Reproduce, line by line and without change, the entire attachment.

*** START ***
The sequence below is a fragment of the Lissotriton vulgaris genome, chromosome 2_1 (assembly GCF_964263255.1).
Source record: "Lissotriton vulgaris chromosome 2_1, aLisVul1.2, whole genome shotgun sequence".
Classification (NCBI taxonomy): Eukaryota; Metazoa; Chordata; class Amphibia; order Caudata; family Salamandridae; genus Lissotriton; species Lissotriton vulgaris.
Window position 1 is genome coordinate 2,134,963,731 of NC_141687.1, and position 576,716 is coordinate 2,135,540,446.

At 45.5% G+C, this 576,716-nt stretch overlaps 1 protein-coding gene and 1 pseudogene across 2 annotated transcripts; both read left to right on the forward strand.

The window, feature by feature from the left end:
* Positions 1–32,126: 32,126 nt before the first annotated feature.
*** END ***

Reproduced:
The sequence below is a fragment of the Lissotriton vulgaris genome, chromosome 2_1 (assembly GCF_964263255.1).
Source record: "Lissotriton vulgaris chromosome 2_1, aLisVul1.2, whole genome shotgun sequence".
Classification (NCBI taxonomy): Eukaryota; Metazoa; Chordata; class Amphibia; order Caudata; family Salamandridae; genus Lissotriton; species Lissotriton vulgaris.
Window position 1 is genome coordinate 2,134,963,731 of NC_141687.1, and position 576,716 is coordinate 2,135,540,446.

At 45.5% G+C, this 576,716-nt stretch overlaps 1 protein-coding gene and 1 pseudogene across 2 annotated transcripts; both read left to right on the forward strand.

The window, feature by feature from the left end:
* Positions 1–32,126: 32,126 nt before the first annotated feature.